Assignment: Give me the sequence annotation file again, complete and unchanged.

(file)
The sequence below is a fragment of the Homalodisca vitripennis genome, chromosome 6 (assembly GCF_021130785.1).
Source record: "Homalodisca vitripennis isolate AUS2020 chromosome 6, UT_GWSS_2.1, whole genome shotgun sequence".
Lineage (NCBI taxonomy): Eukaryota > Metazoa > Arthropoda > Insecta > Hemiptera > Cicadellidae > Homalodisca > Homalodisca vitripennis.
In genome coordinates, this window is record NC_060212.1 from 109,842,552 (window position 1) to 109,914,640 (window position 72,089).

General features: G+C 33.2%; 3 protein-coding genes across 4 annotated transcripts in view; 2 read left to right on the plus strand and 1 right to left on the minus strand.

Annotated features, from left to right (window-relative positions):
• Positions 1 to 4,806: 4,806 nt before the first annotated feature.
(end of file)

The sequence below is a fragment of the Homalodisca vitripennis genome, chromosome 6 (assembly GCF_021130785.1).
Source record: "Homalodisca vitripennis isolate AUS2020 chromosome 6, UT_GWSS_2.1, whole genome shotgun sequence".
Lineage (NCBI taxonomy): Eukaryota > Metazoa > Arthropoda > Insecta > Hemiptera > Cicadellidae > Homalodisca > Homalodisca vitripennis.
In genome coordinates, this window is record NC_060212.1 from 109,842,552 (window position 1) to 109,914,640 (window position 72,089).

General features: G+C 33.2%; 3 protein-coding genes across 4 annotated transcripts in view; 2 read left to right on the plus strand and 1 right to left on the minus strand.

Annotated features, from left to right (window-relative positions):
• Positions 1 to 4,806: 4,806 nt before the first annotated feature.